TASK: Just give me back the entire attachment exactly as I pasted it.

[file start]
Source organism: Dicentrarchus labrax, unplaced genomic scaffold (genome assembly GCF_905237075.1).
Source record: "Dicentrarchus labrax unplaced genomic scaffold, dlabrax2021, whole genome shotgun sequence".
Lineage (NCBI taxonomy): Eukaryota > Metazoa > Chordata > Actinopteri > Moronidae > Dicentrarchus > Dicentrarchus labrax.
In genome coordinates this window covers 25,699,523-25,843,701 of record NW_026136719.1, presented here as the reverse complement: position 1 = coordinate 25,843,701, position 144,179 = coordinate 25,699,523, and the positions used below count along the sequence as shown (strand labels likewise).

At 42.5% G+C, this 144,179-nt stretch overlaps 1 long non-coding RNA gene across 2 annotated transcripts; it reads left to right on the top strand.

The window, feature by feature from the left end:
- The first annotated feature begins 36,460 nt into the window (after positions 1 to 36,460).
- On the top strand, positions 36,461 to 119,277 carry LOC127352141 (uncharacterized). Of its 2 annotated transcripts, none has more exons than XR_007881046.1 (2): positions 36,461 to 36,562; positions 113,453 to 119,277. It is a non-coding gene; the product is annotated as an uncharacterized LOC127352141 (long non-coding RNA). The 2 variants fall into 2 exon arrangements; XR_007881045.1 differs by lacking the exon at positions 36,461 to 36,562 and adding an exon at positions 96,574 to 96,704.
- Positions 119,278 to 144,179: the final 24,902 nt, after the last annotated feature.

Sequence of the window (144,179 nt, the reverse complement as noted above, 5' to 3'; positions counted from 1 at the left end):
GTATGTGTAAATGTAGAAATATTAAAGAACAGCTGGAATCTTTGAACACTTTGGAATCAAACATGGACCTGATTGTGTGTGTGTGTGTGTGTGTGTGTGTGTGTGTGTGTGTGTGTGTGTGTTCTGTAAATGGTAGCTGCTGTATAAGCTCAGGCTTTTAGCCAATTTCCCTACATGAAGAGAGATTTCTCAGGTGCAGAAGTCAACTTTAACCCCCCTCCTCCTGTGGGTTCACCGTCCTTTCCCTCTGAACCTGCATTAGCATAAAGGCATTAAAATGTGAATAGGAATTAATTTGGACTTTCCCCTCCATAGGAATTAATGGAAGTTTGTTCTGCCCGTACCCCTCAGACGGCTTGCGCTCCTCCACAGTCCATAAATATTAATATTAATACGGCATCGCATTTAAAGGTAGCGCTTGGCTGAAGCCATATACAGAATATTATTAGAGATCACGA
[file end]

Source organism: Dicentrarchus labrax, unplaced genomic scaffold (genome assembly GCF_905237075.1).
Source record: "Dicentrarchus labrax unplaced genomic scaffold, dlabrax2021, whole genome shotgun sequence".
Lineage (NCBI taxonomy): Eukaryota > Metazoa > Chordata > Actinopteri > Moronidae > Dicentrarchus > Dicentrarchus labrax.
In genome coordinates this window covers 25,699,523-25,843,701 of record NW_026136719.1, presented here as the reverse complement: position 1 = coordinate 25,843,701, position 144,179 = coordinate 25,699,523, and the positions used below count along the sequence as shown (strand labels likewise).

At 42.5% G+C, this 144,179-nt stretch overlaps 1 long non-coding RNA gene across 2 annotated transcripts; it reads left to right on the top strand.

The window, feature by feature from the left end:
- The first annotated feature begins 36,460 nt into the window (after positions 1 to 36,460).
- On the top strand, positions 36,461 to 119,277 carry LOC127352141 (uncharacterized). Of its 2 annotated transcripts, none has more exons than XR_007881046.1 (2): positions 36,461 to 36,562; positions 113,453 to 119,277. It is a non-coding gene; the product is annotated as an uncharacterized LOC127352141 (long non-coding RNA). The 2 variants fall into 2 exon arrangements; XR_007881045.1 differs by lacking the exon at positions 36,461 to 36,562 and adding an exon at positions 96,574 to 96,704.
- Positions 119,278 to 144,179: the final 24,902 nt, after the last annotated feature.

Sequence of the window (144,179 nt, the reverse complement as noted above, 5' to 3'; positions counted from 1 at the left end):
GTATGTGTAAATGTAGAAATATTAAAGAACAGCTGGAATCTTTGAACACTTTGGAATCAAACATGGACCTGATTGTGTGTGTGTGTGTGTGTGTGTGTGTGTGTGTGTGTGTGTGTGTGTGTTCTGTAAATGGTAGCTGCTGTATAAGCTCAGGCTTTTAGCCAATTTCCCTACATGAAGAGAGATTTCTCAGGTGCAGAAGTCAACTTTAACCCCCCTCCTCCTGTGGGTTCACCGTCCTTTCCCTCTGAACCTGCATTAGCATAAAGGCATTAAAATGTGAATAGGAATTAATTTGGACTTTCCCCTCCATAGGAATTAATGGAAGTTTGTTCTGCCCGTACCCCTCAGACGGCTTGCGCTCCTCCACAGTCCATAAATATTAATATTAATACGGCATCGCATTTAAAGGTAGCGCTTGGCTGAAGCCATATACAGAATATTATTAGAGATCACGA